There are standards that allow additional hard drives to be connected to computers without being inside the case; these drives are called external hard drives and portable hard drives. Although external hard drives were first sold to consumers in the early 1980s -- most computers didn't have internal drives then -- the didn't take off until the early 2000s, several years after the USB standard was released. The primary difference between them is how they connect to a computer, and whether or not they can be unplugged and easily carried.
An enclosure is what keeps the hard drive from rattling around, being knocked off the desk or shelf, and keeps it stable while operating. Enclosures may, or may not, provide a jack for plugging in an AC adapter to power the drive, or have their own electrical plugs. One of the differentiators between portable hard drives and external hard drives is that the enclosures are more collision and shock resistant, and are usually self-contained in terms of power -- most portable hard drives are built around 2.5-inch diameter laptop hard drives, and powered directly by USB or FireWire cables. External hard drives have larger enclosures, may contain multiple drives in a RAID configuration, and usually draw their power from a wall socket or AC adapter, rather than from the computer they're connected to.
The vast majority of portable hard drives use USB as their connection protocol, because most PCs have a USB port, and the port can provide enough power to run the drive. Some portable hard drives, especially those used by professional videographers, use FireWire as their connection method. FireWire doesn't require an intermediate computer between devices. By contrast, most external hard drives connect to a network and are visible to all computers on the network, or they connect by the eSATA standard, to give faster data transfer rates. Some portable hard drives can connect to computers wirelessly, through Wi-Fi, though most do not – nearly every other connection mechanism is much faster.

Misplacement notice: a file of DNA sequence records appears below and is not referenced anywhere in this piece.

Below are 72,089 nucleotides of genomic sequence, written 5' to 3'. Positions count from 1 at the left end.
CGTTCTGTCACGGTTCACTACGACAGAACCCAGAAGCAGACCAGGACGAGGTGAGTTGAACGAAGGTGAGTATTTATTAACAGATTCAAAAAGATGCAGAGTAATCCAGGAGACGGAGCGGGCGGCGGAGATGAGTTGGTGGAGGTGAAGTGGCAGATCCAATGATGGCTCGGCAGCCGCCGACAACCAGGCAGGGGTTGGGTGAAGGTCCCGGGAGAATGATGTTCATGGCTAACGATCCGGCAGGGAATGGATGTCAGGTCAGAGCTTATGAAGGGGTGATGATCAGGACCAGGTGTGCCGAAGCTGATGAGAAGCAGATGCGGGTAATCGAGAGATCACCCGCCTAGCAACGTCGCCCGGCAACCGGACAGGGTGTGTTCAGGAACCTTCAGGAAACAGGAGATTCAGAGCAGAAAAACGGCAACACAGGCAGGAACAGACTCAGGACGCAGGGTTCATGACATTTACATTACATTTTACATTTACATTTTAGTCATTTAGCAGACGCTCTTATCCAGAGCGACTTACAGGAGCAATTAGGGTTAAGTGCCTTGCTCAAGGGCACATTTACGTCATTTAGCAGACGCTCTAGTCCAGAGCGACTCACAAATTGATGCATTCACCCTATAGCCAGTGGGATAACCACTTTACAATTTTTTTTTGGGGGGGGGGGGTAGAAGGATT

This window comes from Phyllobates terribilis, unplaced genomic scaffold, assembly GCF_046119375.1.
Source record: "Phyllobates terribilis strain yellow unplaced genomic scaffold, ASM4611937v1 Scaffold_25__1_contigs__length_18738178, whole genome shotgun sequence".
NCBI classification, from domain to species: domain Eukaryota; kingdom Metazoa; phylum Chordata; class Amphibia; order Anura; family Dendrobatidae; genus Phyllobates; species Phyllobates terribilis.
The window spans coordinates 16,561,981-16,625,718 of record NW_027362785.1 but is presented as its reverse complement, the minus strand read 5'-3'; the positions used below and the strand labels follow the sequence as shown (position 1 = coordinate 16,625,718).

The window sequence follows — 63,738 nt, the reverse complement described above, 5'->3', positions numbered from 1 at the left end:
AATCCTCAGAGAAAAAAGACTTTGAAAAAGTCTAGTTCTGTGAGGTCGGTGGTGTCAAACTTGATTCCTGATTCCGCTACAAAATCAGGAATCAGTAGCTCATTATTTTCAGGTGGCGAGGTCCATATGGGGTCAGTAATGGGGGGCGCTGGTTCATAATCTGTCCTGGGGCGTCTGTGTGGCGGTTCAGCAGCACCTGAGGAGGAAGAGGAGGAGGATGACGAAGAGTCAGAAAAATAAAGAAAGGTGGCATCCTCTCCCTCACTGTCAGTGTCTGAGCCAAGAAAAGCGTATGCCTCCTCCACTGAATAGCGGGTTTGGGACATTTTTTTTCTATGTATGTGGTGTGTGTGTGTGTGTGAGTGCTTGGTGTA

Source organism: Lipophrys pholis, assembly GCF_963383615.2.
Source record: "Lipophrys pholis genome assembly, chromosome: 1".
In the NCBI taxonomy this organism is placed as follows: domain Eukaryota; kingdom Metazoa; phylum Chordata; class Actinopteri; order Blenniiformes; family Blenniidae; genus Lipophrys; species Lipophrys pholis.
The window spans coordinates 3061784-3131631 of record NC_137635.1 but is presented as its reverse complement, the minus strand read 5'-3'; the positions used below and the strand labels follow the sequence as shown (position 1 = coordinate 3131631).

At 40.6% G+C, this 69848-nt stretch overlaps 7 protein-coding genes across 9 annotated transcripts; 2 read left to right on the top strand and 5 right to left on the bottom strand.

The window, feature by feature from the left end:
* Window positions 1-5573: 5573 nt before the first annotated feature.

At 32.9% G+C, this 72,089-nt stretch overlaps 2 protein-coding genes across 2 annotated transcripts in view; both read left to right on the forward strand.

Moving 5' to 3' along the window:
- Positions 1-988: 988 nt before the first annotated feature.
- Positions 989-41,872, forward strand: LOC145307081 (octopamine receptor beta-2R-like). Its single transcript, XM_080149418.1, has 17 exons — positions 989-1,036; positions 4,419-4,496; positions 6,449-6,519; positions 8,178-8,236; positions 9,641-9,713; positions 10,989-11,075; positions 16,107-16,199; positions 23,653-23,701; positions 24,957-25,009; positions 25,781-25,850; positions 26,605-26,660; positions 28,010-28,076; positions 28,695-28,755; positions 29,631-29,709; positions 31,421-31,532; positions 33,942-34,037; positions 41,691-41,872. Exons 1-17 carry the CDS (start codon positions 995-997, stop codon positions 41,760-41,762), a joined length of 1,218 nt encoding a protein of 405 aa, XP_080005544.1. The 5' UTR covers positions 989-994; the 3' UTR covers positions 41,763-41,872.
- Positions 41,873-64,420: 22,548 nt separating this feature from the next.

Portable hard drives are most often used for backups between computers, and for moving very large files – though the increasing size of USB Flash drives has made this second purpose less common. External hard drives are often used for centralized backups of entire networks, or network file share servers, where companies share assets -- like art files or animations -- used by several departments. In home networks, external hard drives get used as network accessible storage, and hold music and multimedia files that can be accessed by any computer in the house.
Hard Drive Capacity and Prices
The relative pricing on external hard drives and portable hard drives is driven by how quickly the hard drive can find, read and write data, how quickly it can transfer the data to the computer, and hard drive size. For portable hard drives, there is a small premium to be paid for the 2.5-inch platter size, and for both types of drives, solid-state models exist that are blazingly fast, and high-priced to match.
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